My plans for a quiet evening on Friday were ruined by Sharon and Kev’s engagement celebration in the hotel function suite, that really did feel like it was taking place in the next room. After the three day grazing, I took the unsolicited advice barely audible from a Ukulele shaped bag suggesting it wouldn’t harm that big bloke to miss a meal or two. That thing does have attitude.

In short, the whole trip was a great success. It’s a bit difficult to explain how or why spending several days with old friends doing so little can be so satisfying and relaxing, but it is. I guess the whole idea of five day cricket is hard to explain to the uninitiated. Nigel again, writing on the Sunday morning, just before the start of Day Five:

We have once again enjoyed a fascinating Test match, which only really began to be resolved during the last session. Into the fifth day and it is still compelling. It would be impossible to explain that to the Georgian Cabbie, seen to register disbelief at Charles’ response to “who won?” at the end of day one.

 

 

More Real Tennis Than I Had Bargained For and a Surprising, Excellent Meal in Edgbaston, 1 & 2 August 2016

One aspect of real tennis at Lord’s that I omitted to mention in my piece last week – click here for that piece – is the propensity for one of the players to cancel at the last minute or even simply fail to turn up at the appointed hour. There is a strict rule that people must pay for such lapses, but some seem unconcerned about money. It almost always causes inconvenience to the staff (who then need to find a last minute opponent or in extremis play an unscheduled hour themselves) and sometimes disappointment to the other player(s), who had turned up expecting one thing and end up with another…or occasionally, if out of hours, with nothing.

However, the fairly regular scurrying around for a last-minute replacement does afford a fairly local newbie, such as myself, to benefit from quite a few free (i.e. funded by the offender) gigs.

On the evening of 1 August, for example, I had arranged to play at 19:00, after work: I had an excellent hour. One gentleman was waiting for his 20:00 match – his opponent didn’t turn up. Initially I  offered to warm him up while he waited, but in the end we played a match. The handicapping system is a great help, up to a point, but he was a very sporty, experienced player – 30 handicap points ahead of me, which is out of range, really. It was great experience for me to play against such a player and I got better enough as the hour progressed for us to have some very good wrests (rallies in modern terms) in the end.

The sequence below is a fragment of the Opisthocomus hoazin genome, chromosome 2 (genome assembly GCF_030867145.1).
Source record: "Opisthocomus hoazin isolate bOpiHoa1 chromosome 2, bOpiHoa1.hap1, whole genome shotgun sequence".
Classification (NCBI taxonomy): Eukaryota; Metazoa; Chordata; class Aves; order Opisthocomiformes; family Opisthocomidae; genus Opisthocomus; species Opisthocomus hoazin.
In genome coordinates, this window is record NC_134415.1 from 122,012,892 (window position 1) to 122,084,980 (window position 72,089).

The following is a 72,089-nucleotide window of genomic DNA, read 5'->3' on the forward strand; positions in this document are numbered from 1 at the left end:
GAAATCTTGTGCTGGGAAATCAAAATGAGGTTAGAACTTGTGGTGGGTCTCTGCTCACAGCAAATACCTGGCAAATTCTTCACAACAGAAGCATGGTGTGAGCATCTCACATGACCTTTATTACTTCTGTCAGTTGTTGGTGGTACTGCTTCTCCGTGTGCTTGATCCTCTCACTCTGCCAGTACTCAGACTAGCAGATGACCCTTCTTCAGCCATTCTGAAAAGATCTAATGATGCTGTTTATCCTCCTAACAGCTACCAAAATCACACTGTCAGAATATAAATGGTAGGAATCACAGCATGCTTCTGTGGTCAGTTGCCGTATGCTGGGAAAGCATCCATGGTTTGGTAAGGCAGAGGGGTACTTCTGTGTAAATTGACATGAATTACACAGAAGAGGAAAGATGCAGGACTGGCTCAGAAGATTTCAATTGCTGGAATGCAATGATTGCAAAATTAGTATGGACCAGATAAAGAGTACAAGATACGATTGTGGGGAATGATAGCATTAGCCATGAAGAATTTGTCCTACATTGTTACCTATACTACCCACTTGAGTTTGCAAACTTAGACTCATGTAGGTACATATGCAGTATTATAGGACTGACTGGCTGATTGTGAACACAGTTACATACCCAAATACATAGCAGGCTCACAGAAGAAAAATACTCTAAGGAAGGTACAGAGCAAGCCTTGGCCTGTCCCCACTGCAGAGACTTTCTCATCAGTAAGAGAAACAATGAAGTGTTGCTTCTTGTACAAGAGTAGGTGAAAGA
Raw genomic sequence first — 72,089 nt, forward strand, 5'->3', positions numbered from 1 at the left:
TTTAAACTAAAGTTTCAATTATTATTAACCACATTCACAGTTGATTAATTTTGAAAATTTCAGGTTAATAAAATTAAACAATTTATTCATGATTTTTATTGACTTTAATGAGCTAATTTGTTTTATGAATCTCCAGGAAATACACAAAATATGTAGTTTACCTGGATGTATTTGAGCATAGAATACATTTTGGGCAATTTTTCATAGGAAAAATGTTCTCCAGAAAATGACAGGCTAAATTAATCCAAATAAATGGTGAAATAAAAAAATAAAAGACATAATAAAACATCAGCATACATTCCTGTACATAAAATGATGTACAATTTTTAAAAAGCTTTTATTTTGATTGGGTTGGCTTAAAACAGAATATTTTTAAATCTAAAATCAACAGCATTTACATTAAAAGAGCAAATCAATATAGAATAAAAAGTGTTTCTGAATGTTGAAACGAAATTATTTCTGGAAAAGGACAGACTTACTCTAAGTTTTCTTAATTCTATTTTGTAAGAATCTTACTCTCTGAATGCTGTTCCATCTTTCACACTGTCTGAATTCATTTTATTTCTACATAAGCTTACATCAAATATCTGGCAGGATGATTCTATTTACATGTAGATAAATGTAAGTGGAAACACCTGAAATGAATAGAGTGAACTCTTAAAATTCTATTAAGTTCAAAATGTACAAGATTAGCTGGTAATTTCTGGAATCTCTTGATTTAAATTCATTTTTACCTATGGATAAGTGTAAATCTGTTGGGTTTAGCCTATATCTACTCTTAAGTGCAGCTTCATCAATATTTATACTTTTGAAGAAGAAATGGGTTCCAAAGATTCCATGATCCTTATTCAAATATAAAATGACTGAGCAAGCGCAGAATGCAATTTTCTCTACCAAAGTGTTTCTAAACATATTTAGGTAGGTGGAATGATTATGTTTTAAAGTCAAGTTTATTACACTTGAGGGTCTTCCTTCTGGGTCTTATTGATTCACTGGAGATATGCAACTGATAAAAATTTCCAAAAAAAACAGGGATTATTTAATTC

I was pretty worn out by the time I got home (I had also been to the gym that morning) and was wondering how I might get on playing again the next morning – a “pre-Edgbaston” idea. Actually, the body had calmed down by morning and I didn’t do too badly in my 10:00 hour. At the end of that hour, Chris Swallow asked if one of us could stay to help make up a doubles where one had dropped out at the last minute. My opponent couldn’t; I was in no rush, having demobilised the afternoon before, so did another two-hours-on-the-trot. Great fun, but 4 hours on court in the space of 17 hours is probably not ideal for an old git like me.

Half way to Edgbaston, when I stopped for comfort/petrol, I skimmed my e-mails and saw one from the MCC which read:

“you have caught the eyes of the selectors…would you be available to play real tennis for the MCC against the visiting Australians, The Wanderers, on 10 September?”

A very pleasing surprise. My reply:

The only criterion I can imagine might have caught the selectors’ eyes was my avoiding the need for a stretcher after two consecutive days of unexpected two hour slots.

Or perhaps it helps the handicapping to have a novice in the squad.

Still, I am flattered and absolutely delighted to accept the invitation to play that day.

I met up with Nigel at the Eaton Hotel and we went out for dinner quite early, both hungry and quite tired. We intended to go to Bengal Delight again, as we had enjoyed that place so much last year. We walked along the Hagley Road, got so far we realised we must have passed it or that it had gone. Checked on the smart phone and discovered that 207 Hagley Road is now a new Persian Kitchen and Bar, Colbeh (unrelated to the Bayswater Persian of that name).

I shall review the meal in full on TripAdvisor when I get home and add a link. Suffice it to say here that the food was really excellent; outstanding in fact. We were well looked after by a proud new proprietor and we really do wish him and the place well. In any case, it was great to catch up with Nigel over a meal again the night before the match.

So the headline is a little deceptive; it was a surprising, good meal because we set off for an Indian meal, which we expected to be good, but instead ended up enjoying Persian cuisine at that location, which was truly excellent. One of the joys of life.